How to Steal a Book in 1930s Chicago Part 2 By Matthew Murray

6:00 P.M. Monday, October 24th *BANGBANGBANG* A fist pounded on the closed office door, quickly followed by a voice. “This is the Chicago Police Department, we have you surrounded, please surrender peacefully!” I asked myself how yet another of my investigations into the theft of library books had ended up with the cops coming after me. I saw Harry run to the window, but he quickly turned away when a spotlight was suddenly trained on him from outside and we all heard the sound of a bullet ricocheting off the stonework. “I’m not sure these are police officers,” said Ernestine as she worked with Lawrence to shove the desk (and whatever else they could find) against the inner door of the office. My mind started whirling. There was some detail I had missed. Something that could get us out of here. We’d come here to talk ­|4­


to Dr. Waltraud Geiisshardt about the Malleus Maleficarum, a book that had been in their possession, only to find out that not only did they have dozens of copies of that book (many of which were stolen from libraries around the world), but that the “good doctor” was in fact a Nazi*. The only thing we hadn’t found was the doctor themselves. When I saw Harry slamming shut all of the locks on this side of the door it finally clicked. “Joanne!” I yelled across the room. “When you opened the door, which locks did you have to open?” Joanne looked confused. “All of them, but why does that matter?” “The door chain was locked?” I asked, just to confirm what I thought. “Yes... but, if it was locked, how did Dr. Waltraud Geiisshardt get out of here?” Joanne was catching on fast. “There must be a hidden door!” We started tearing the office apart, pulling down shelves and pulling up rugs. At the same time whoever it was that was outside the door started slamming something into it. I had to hope the door was sturdier than it looked. “Over here!” cried Ernestine. “The closet!” I high tailed it over to the closet, and sure enough there was a hidden panel in the back. Not caring where it went we squeezed through into the darkness on the other side, as we heard splintering from the office door. I closed the closet door, and then replaced the panel behind us, hoping it would buy us some time. Unfortunately it had the secondary effect of plunging us into total darkness. I shuffled *Editor's note: Check out TFL #2 for the full story!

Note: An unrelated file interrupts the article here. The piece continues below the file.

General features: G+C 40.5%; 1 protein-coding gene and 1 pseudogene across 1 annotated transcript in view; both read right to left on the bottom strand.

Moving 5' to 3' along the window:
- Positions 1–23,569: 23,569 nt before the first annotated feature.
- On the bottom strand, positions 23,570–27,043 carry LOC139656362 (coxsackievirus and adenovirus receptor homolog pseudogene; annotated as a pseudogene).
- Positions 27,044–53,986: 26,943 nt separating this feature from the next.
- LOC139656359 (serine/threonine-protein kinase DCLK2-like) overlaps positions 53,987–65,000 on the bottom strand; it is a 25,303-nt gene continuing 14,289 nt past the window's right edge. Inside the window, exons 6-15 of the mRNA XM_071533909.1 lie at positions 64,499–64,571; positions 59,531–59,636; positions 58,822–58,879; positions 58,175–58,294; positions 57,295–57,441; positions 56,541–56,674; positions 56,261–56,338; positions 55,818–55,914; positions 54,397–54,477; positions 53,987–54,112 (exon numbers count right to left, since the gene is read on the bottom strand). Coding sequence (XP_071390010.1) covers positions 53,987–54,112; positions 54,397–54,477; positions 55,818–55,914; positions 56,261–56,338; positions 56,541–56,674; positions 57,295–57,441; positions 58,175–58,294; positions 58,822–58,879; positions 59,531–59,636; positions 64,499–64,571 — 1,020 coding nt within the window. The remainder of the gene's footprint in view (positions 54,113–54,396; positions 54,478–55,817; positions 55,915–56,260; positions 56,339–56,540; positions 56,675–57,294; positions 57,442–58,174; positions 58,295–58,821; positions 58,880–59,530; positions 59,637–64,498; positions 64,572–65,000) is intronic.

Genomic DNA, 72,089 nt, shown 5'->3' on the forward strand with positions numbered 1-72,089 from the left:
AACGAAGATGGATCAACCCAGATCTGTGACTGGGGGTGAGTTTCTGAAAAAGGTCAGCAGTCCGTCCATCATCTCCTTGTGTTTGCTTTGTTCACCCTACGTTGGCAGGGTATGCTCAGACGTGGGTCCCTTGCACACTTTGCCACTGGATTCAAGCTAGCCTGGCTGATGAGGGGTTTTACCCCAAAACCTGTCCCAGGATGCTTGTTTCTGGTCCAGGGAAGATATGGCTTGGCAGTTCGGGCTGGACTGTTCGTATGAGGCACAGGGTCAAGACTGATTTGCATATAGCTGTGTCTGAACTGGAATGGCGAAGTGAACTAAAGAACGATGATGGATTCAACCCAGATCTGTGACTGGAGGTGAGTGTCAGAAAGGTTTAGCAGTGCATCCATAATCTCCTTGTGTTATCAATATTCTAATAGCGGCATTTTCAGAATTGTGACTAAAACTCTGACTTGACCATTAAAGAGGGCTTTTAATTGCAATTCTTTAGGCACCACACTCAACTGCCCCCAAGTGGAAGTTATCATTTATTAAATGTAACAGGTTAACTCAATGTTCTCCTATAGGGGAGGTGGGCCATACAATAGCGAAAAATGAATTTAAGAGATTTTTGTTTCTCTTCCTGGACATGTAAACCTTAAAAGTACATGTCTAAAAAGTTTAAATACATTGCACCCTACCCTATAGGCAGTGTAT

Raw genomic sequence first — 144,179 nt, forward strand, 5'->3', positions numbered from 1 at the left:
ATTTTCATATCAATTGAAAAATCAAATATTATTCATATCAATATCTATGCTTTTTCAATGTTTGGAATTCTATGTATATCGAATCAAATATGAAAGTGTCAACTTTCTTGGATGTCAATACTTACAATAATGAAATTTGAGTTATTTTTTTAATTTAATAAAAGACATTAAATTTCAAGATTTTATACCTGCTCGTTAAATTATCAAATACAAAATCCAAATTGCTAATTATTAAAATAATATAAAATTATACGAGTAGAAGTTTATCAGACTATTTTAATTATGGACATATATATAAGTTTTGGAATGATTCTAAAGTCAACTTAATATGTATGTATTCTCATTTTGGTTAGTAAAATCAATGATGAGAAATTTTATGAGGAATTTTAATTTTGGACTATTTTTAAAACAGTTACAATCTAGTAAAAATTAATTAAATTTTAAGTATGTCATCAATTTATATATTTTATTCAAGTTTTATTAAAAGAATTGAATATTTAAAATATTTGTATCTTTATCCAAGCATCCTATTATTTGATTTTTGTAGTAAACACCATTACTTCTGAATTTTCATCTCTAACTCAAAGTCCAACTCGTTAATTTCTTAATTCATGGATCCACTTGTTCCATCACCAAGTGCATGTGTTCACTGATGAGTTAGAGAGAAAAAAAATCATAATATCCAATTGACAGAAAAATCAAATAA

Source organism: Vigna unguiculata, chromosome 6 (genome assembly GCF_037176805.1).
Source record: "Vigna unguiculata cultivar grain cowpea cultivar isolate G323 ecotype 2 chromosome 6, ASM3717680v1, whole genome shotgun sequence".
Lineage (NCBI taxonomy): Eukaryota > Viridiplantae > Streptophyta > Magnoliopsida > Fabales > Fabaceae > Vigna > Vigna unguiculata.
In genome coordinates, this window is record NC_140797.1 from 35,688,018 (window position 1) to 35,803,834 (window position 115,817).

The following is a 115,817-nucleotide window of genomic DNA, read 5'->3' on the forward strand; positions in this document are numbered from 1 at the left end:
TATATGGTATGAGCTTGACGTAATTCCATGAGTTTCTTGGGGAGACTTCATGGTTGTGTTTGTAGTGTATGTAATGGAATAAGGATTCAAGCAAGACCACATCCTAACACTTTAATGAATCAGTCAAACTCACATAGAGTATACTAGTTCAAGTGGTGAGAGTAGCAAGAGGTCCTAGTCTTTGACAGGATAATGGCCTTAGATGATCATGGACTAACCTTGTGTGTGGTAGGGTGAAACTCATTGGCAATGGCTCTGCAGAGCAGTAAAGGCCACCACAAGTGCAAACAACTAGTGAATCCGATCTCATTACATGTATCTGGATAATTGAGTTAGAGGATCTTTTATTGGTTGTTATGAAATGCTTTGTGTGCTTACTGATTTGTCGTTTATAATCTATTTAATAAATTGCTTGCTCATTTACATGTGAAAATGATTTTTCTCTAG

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my way forward, only to almost fall down the tight, spiral staircase that lay before me. I started making my way down by feel when I saw a light strike somewhere below me. “Never leave home without them,” said Lawrence as he led the way down the dark, though surprisingly clean, stairs. The stairs soon ended and we found ourselves in a windowless passageway. We made our way along it, choosing doors and directions at random when we came to them, until we emerged into what appeared to be a classroom. A full classroom. Every head turned towards us, and I briefly froze. Thankfully, some of the others in our group were quicker on the uptake. “Don’t mind us!” smiled Ernestine, clearly putting her years of experience as an academic librarian to good use. “Tour for a group of alumni.” She gestured to the rest of us, and disheveled and dusty as we were, everyone not only seemed to take what Ernestine said as truth, but also understood the unspoken information that we were potentially donating a lot of money to the school so please put up with whatever eccentricities we demonstrated. We filed out of the room, and made it off campus without any more problems, and headed back to our hotel. I’d barely gotten out of my suit jacket when I heard someone banging on my door. I immediately wondered if my hotel room had a hidden escape door as well, when I heard Hattie yelling my name. “Garret! We’ve got to go! Frank left us a message!” “Frank Norman?” I asked, opening the door. “The Snakeoid? What does he want?” “He said he’s found his sister, Nevilla, but he needs our help. Everyone else is ready to go” ­|6­